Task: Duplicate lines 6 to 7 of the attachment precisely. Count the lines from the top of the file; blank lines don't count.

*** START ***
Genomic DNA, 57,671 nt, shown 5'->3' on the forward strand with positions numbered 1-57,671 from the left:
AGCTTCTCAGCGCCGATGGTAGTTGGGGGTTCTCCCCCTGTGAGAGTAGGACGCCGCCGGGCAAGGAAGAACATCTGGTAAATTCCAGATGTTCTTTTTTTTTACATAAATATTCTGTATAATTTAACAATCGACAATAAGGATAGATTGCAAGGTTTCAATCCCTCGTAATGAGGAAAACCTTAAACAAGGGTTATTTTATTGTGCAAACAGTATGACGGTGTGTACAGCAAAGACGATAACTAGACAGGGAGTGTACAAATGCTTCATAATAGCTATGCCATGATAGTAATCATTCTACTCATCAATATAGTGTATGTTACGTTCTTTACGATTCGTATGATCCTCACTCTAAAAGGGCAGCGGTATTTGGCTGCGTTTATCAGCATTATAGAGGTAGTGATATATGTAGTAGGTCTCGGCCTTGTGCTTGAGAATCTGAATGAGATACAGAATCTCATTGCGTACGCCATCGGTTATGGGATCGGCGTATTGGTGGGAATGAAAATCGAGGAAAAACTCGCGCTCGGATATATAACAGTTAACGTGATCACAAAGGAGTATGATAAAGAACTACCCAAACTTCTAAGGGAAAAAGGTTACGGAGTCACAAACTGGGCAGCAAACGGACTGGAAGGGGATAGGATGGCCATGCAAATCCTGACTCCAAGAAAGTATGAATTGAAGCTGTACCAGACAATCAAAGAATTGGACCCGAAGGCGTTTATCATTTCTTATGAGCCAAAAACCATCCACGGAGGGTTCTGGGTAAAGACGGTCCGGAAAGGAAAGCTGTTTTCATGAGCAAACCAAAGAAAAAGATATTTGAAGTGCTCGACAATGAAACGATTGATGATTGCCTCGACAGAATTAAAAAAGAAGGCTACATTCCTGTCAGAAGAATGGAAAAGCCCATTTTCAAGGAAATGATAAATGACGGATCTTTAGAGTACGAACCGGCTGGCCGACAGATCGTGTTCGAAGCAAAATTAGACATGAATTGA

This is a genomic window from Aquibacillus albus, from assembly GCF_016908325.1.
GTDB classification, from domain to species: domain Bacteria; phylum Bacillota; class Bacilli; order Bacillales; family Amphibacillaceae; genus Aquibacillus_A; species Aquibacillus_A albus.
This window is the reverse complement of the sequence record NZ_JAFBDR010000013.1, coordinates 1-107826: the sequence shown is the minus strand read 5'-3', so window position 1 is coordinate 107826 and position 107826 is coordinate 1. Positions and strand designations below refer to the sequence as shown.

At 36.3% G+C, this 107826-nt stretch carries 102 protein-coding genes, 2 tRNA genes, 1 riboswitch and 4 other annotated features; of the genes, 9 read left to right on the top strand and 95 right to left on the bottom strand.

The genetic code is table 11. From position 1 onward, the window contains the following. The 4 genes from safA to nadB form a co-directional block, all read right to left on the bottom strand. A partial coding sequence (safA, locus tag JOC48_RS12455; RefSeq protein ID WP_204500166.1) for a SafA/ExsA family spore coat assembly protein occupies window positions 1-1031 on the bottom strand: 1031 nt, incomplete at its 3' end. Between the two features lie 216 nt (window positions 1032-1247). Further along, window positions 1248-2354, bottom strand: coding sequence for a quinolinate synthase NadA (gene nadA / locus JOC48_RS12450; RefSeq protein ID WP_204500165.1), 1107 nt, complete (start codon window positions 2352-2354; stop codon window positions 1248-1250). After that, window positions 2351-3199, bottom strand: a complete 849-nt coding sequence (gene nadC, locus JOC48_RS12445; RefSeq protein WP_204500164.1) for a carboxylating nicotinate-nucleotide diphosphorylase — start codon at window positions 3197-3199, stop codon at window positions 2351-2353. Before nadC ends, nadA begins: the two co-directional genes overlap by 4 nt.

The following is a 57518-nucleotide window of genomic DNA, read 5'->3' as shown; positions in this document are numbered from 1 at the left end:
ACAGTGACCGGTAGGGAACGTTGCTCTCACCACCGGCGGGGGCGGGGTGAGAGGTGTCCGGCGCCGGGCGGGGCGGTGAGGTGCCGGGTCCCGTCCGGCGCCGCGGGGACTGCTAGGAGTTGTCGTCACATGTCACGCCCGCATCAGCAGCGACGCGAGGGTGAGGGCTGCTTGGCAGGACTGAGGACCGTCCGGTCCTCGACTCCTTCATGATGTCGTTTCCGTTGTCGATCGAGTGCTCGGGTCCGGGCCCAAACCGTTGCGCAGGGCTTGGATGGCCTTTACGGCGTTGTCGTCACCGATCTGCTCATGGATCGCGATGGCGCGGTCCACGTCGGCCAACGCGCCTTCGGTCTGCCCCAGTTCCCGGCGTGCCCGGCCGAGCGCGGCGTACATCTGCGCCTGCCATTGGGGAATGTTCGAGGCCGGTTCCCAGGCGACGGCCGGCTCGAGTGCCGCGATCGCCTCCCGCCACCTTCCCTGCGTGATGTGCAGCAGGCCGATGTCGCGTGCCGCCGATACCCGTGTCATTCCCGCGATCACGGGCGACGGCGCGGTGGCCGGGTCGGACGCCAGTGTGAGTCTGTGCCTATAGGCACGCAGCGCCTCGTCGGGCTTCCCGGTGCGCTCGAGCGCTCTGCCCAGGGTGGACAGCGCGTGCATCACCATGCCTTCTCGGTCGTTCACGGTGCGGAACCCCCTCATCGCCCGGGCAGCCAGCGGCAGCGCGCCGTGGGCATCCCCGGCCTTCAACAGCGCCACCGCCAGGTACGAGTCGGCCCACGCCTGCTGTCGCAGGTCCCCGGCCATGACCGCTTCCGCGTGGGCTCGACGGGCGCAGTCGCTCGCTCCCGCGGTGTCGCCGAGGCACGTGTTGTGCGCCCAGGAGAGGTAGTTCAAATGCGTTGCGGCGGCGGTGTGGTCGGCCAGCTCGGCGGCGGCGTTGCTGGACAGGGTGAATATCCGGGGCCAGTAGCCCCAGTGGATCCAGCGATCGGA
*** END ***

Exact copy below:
At 36.3% G+C, this 107826-nt stretch carries 102 protein-coding genes, 2 tRNA genes, 1 riboswitch and 4 other annotated features; of the genes, 9 read left to right on the top strand and 95 right to left on the bottom strand.

The genetic code is table 11. From position 1 onward, the window contains the following. The 4 genes from safA to nadB form a co-directional block, all read right to left on the bottom strand. A partial coding sequence (safA, locus tag JOC48_RS12455; RefSeq protein ID WP_204500166.1) for a SafA/ExsA family spore coat assembly protein occupies window positions 1-1031 on the bottom strand: 1031 nt, incomplete at its 3' end. Between the two features lie 216 nt (window positions 1032-1247). Further along, window positions 1248-2354, bottom strand: coding sequence for a quinolinate synthase NadA (gene nadA / locus JOC48_RS12450; RefSeq protein ID WP_204500165.1), 1107 nt, complete (start codon window positions 2352-2354; stop codon window positions 1248-1250). After that, window positions 2351-3199, bottom strand: a complete 849-nt coding sequence (gene nadC, locus JOC48_RS12445; RefSeq protein WP_204500164.1) for a carboxylating nicotinate-nucleotide diphosphorylase — start codon at window positions 3197-3199, stop codon at window positions 2351-2353. Before nadC ends, nadA begins: the two co-directional genes overlap by 4 nt.